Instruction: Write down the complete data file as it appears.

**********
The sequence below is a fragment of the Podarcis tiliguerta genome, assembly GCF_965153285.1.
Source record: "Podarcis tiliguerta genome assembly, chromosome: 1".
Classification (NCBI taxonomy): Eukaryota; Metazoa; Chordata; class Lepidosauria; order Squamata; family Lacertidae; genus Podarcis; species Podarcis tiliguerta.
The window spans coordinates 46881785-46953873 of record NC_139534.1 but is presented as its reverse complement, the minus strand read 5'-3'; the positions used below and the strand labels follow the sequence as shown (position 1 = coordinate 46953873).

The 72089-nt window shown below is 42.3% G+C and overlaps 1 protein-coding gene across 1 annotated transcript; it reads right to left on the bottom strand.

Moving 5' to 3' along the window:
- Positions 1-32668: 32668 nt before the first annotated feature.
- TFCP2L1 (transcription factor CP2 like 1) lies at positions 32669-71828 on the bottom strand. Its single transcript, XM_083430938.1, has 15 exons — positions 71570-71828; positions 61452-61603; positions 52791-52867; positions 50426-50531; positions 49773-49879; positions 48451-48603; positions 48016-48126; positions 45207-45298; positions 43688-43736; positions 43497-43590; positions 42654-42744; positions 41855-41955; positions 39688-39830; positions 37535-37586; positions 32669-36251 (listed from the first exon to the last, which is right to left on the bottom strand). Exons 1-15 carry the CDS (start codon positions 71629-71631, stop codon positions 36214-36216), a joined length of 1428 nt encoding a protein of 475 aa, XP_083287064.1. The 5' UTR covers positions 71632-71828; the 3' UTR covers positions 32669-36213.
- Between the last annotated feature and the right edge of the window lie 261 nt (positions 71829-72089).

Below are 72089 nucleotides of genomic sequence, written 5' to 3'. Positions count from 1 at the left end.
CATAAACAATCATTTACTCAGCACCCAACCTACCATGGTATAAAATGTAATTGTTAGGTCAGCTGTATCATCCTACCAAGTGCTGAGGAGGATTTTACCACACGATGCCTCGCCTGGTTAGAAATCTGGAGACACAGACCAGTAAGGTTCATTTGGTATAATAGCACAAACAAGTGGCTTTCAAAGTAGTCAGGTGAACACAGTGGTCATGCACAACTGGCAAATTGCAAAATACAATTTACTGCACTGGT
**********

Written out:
The sequence below is a fragment of the Podarcis tiliguerta genome, assembly GCF_965153285.1.
Source record: "Podarcis tiliguerta genome assembly, chromosome: 1".
Classification (NCBI taxonomy): Eukaryota; Metazoa; Chordata; class Lepidosauria; order Squamata; family Lacertidae; genus Podarcis; species Podarcis tiliguerta.
The window spans coordinates 46881785-46953873 of record NC_139534.1 but is presented as its reverse complement, the minus strand read 5'-3'; the positions used below and the strand labels follow the sequence as shown (position 1 = coordinate 46953873).

The 72089-nt window shown below is 42.3% G+C and overlaps 1 protein-coding gene across 1 annotated transcript; it reads right to left on the bottom strand.

Moving 5' to 3' along the window:
- Positions 1-32668: 32668 nt before the first annotated feature.
- TFCP2L1 (transcription factor CP2 like 1) lies at positions 32669-71828 on the bottom strand. Its single transcript, XM_083430938.1, has 15 exons — positions 71570-71828; positions 61452-61603; positions 52791-52867; positions 50426-50531; positions 49773-49879; positions 48451-48603; positions 48016-48126; positions 45207-45298; positions 43688-43736; positions 43497-43590; positions 42654-42744; positions 41855-41955; positions 39688-39830; positions 37535-37586; positions 32669-36251 (listed from the first exon to the last, which is right to left on the bottom strand). Exons 1-15 carry the CDS (start codon positions 71629-71631, stop codon positions 36214-36216), a joined length of 1428 nt encoding a protein of 475 aa, XP_083287064.1. The 5' UTR covers positions 71632-71828; the 3' UTR covers positions 32669-36213.
- Between the last annotated feature and the right edge of the window lie 261 nt (positions 71829-72089).

Below are 72089 nucleotides of genomic sequence, written 5' to 3'. Positions count from 1 at the left end.
CATAAACAATCATTTACTCAGCACCCAACCTACCATGGTATAAAATGTAATTGTTAGGTCAGCTGTATCATCCTACCAAGTGCTGAGGAGGATTTTACCACACGATGCCTCGCCTGGTTAGAAATCTGGAGACACAGACCAGTAAGGTTCATTTGGTATAATAGCACAAACAAGTGGCTTTCAAAGTAGTCAGGTGAACACAGTGGTCATGCACAACTGGCAAATTGCAAAATACAATTTACTGCACTGGT